Judge David Johnson is an American winner. That's what it says on the shirt his mom made for him.
They get lucky sometimes.
Seann William Scott (Role Models) stars as Jeff, a young guy plagued by Attention Deficit Disorder, alcoholism, Tourette's Syndrome, and various other learning disabilities. He is indeed a loser. One day he meets a lovely woman named Lynn (Gretchen Mol, Life on Mars) and the two spark a tumultuous relationship characterized by distrust and pooping in bed. As he attempts to discover his place in life, Jeff bounces from job to job, seeks advice from his best friend (Jeff Garlin, Curb Your Enthusiasm), and plays fantasy basketball in his own mind.
And that's American Loser, a weird 2007 concoction that tries to blend broad comedy with dramatic elements of "finding oneself." The result is a half-baked soufflé that comes across as trying too hard and too hip for its own good.
The original title back in 2007 was Trainwreck: My Life as an Idoit, which is not a typo but the actual title. Lame. The American Loser swap was a good move by Lionsgate, in an effort to rebrand and relaunch four years later.
All to no avail. Whichever title it uses, the film did very little for me. The comedy was either sophomoric or too bizarre, yielding little in the way of real laughs. If your centerpiece gag is a prolonged encounter with a skidmark on a bed sheet, then it might time to re-evaluate your comic sensibilities. Jeff daydreams a lot and his scenarios always involve characters that look just like him. I suppose this is designed to be a clever way to highlight the character's neuroses, but let's be honest: it's to get Seann William Scott into drag.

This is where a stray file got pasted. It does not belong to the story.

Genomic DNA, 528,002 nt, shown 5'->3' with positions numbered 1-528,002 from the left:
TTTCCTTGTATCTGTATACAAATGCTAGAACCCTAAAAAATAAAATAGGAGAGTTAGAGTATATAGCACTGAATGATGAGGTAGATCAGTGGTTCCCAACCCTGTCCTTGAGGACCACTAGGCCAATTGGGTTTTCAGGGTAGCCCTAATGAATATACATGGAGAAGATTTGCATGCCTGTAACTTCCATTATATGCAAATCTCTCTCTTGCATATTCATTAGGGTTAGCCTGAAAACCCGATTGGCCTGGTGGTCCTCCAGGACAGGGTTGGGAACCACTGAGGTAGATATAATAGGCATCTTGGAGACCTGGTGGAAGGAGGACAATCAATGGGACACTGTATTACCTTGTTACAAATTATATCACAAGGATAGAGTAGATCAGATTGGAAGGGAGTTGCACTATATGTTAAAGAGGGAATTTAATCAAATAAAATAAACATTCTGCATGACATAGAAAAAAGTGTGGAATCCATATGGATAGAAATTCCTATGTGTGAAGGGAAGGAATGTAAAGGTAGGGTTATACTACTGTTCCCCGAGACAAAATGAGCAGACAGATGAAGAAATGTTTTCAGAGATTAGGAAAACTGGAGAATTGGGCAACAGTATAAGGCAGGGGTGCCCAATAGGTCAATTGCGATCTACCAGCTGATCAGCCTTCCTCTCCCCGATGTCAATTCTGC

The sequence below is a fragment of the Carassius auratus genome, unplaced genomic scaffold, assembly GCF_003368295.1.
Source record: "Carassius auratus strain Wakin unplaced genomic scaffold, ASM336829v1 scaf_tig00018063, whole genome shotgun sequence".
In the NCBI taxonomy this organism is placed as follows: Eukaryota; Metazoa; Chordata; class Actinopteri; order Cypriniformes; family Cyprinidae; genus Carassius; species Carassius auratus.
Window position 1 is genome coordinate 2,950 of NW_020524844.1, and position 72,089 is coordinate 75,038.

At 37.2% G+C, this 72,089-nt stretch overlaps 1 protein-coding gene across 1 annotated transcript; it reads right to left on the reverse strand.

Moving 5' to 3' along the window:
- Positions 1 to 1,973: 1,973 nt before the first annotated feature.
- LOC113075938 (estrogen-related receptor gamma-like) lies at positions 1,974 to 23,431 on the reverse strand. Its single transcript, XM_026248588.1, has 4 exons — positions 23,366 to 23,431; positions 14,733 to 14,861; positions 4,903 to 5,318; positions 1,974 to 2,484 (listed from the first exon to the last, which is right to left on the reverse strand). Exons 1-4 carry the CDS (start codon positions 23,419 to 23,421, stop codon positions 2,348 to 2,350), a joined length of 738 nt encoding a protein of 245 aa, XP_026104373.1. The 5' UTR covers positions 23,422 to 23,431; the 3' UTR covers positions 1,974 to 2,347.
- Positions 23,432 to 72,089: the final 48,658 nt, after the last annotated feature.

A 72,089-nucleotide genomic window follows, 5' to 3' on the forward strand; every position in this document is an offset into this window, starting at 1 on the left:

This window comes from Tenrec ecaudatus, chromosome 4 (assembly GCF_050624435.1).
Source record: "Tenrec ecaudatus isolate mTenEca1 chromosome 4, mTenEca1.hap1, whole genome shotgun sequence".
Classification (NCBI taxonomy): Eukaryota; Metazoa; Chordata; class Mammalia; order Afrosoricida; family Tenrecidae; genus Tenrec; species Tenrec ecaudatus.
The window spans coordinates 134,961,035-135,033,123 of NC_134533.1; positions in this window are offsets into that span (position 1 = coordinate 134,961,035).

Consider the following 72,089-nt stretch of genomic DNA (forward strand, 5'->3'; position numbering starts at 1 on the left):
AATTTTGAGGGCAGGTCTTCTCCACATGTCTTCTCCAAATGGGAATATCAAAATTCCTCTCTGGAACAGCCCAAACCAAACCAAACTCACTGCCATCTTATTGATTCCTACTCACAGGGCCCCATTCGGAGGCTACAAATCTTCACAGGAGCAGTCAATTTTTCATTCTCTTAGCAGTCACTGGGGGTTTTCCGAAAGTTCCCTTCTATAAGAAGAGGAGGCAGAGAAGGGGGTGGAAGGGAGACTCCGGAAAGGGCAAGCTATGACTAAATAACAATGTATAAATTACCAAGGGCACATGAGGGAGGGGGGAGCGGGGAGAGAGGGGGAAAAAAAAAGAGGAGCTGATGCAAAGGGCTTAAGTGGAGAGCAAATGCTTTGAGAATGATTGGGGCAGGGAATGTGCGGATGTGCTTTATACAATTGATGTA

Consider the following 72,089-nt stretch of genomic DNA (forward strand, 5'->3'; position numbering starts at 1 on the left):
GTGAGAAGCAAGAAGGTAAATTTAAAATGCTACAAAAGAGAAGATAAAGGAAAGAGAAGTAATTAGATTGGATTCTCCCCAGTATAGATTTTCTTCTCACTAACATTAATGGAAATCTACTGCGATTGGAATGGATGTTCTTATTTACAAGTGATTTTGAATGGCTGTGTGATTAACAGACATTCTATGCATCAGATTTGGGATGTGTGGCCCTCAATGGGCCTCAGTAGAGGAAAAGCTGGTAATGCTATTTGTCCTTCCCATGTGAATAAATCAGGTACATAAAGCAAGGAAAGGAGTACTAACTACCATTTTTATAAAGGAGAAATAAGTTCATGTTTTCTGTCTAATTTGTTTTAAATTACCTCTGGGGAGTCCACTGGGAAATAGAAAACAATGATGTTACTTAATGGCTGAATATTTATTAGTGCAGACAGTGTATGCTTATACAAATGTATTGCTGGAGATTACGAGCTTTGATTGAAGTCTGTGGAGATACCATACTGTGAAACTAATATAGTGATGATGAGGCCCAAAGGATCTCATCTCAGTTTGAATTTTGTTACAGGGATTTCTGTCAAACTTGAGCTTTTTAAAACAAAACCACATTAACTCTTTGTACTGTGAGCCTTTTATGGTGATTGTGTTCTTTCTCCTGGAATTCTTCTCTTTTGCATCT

Seann William Scott is, in fact, the only element of this endeavor I enjoyed. This role isn't much different from the typical characters he plays, just with more dopiness. But I enjoy the guy. Scott's got charisma, a nifty comedic touch, and it's his efforts which are primarily responsible for the few chortles I drew from the film. Unfortunately, he's largely wasted in what is essentially a tedious attempt at "dramedy" that strikes out on two key elements needed to qualify for that cutesy label: drama and comedy. Skip it, unless you're a fanatical Seann William Scott devotee.
The DVD: 1.78:1 anamorphic widescreen, 5.1 surround, a making-of featurette, and a photo gallery.
Guilty. Go fire up some Road Trip
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